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Fort Provintia

BuiIt in 1653, Fort Provintia, popularly known as the Red-Haired tower, is located on the shore across the Tai-Chiang inland sea from Fort Zeelandia.  It is another important fort built by the Dutch during their occupation in Taiwan.  The fort was built in response to an uprising in the year before.  Before the construction of the fort, the site of the fort was an aboriginal village named Sakam.  Bricks were the main material for the fort while the mixture of the glutinous rice, sugar, sand and ground sea shells was used as the mortar, the same as those at Fort Zeelandia.  The scale of the Fort Provintia was relative small and no parapets were provided.  Inside the wall of the fort, there were a 36-foot high pavilion and two watch towers located at both north and south part of the fort.

Ford Provintia, known as the Red-Haired tower, was built in 1653. It is another significant fort located on the shore across the Tai-Chiang Inland Sea from Fort Zeelandia built by the Dutch.  Sakam, and aboriginal village, was the original name before the construction of the fort. Same as Ford Zeelandia, the material of the fort was bricks form Java with the mixture of glutinous rice, sugar, sand and ground seashells as the mortar.  Compare to other forts, Fort Provintia was small and no parapets.  There were a 36-foot high pavilion and two towers inside the wall of the fort. Fort Provintia was center of the colony where the Dutch East India Company installed the administration during the Dutch Occupied period.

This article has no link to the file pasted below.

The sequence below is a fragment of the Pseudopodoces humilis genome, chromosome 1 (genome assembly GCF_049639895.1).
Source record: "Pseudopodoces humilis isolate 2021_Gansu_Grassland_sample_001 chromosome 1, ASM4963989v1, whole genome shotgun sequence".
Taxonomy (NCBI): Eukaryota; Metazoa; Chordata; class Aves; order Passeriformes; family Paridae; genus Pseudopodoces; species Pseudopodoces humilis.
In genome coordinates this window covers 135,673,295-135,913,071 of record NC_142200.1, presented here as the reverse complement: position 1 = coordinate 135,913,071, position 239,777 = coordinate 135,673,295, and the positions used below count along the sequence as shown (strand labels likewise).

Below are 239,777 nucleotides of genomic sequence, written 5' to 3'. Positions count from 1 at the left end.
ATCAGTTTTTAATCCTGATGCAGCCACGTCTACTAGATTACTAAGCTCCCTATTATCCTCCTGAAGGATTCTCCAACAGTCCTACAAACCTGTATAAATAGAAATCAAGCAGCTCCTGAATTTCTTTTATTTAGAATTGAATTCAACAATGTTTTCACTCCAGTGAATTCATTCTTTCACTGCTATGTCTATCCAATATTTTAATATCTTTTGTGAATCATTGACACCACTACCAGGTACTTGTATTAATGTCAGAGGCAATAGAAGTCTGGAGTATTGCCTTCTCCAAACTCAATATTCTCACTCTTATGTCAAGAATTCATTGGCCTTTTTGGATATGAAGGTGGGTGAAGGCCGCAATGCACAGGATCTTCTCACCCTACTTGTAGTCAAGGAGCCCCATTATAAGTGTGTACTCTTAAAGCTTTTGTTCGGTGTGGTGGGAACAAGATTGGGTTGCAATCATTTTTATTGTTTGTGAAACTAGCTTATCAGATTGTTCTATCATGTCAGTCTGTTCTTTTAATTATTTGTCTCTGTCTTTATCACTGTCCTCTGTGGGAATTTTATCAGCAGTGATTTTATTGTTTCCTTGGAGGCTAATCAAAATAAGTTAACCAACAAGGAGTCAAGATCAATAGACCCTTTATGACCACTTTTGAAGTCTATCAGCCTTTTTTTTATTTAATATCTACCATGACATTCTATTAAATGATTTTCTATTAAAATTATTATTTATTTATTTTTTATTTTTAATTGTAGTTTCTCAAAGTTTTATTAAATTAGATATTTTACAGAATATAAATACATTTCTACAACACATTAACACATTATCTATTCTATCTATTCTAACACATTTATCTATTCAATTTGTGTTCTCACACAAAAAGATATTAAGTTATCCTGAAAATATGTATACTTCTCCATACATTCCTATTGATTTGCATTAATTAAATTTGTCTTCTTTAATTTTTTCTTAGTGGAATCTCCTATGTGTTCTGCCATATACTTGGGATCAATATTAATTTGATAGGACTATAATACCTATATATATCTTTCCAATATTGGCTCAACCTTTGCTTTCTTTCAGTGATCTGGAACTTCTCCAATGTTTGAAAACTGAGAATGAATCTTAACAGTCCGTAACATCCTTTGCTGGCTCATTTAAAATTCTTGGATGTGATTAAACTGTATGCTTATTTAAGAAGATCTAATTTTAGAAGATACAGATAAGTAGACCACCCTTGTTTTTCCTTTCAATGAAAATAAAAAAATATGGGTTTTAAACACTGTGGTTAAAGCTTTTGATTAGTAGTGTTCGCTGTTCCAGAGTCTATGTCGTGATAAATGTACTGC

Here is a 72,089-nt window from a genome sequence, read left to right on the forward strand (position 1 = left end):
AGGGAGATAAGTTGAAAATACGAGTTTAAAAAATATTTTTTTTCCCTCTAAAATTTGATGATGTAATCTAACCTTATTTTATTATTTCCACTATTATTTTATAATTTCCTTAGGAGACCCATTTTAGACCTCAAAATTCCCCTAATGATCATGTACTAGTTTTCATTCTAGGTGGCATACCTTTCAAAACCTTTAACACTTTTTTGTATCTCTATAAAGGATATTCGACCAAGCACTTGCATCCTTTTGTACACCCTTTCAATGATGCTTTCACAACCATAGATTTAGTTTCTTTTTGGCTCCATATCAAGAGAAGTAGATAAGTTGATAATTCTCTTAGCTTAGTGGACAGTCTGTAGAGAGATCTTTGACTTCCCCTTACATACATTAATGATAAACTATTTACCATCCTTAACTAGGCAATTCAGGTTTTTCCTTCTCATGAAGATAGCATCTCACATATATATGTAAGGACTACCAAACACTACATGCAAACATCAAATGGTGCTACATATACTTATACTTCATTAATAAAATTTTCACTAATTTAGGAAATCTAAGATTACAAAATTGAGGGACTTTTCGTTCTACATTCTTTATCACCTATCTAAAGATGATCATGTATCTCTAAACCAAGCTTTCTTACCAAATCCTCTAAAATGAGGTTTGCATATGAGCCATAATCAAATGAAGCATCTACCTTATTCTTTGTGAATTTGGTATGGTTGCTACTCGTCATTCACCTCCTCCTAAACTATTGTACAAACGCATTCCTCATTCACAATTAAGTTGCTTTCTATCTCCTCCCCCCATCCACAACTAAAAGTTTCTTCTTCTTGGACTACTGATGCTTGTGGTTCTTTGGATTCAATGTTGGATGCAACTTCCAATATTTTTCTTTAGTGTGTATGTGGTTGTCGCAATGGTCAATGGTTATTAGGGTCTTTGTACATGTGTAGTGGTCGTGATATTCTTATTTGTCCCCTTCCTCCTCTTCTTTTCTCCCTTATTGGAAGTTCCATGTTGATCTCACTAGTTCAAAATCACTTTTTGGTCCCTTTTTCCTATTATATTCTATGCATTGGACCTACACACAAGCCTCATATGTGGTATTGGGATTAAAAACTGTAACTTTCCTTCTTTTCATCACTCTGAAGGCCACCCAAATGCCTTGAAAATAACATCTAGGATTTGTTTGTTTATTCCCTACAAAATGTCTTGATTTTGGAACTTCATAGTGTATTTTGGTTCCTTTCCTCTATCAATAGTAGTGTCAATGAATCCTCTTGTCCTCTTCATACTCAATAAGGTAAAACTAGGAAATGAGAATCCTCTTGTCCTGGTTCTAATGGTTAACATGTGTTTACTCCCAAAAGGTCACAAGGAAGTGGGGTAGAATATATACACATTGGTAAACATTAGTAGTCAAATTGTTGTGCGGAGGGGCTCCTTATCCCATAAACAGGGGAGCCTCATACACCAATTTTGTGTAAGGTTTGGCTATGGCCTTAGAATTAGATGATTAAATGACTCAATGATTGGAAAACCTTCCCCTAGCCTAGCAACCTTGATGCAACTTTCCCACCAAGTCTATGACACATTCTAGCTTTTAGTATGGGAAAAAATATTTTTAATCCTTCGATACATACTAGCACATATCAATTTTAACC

Koxinga changed the name of the fort to Cheng-Tien Fu after he reigned the rule of Taiwan in 1661.  The fort was used as a gunpowder magazine then. It was ravaged during the military campaign of Chu I-Kuei in 1720 and destroyed by several earthquakes in the following years. The Wen-Chang Ka (Temple of God of Literature) and Hai-Shen Miao (temple of Sea God) was built by the county magistrate in 1879. It is unique with the combination of traditional Taiwanese pavilions and the Dutch fort foundation in Taiwan. After 1945, the fort was named Chin-Kan Lou and became a exhibition center.

xAncient Ming TombsxAn-Ping SettlementxArtillery FortificationsxBuddhist MonasteriesxCity God TemplexCity Walls & GatesxConfucian TemplexFamily ShrinesxForeign Merchant HousesxFort ProvintiaxFort ZeelandiaxHistorical WellsxHistorical Western Style ArchitecturexHouses & GardensxKoxinga's ShrinexMartial TemplesxMedical God TemplesxMemorial Stone GatesxPantheon of Universal DeitiesxPresbyterian ArchitecturexTemple of the Five ConcubinesxTemples of Heavenly Holy MotherxTemples of Supreme Emperor of Dark HeavenxVegetarian Hallsx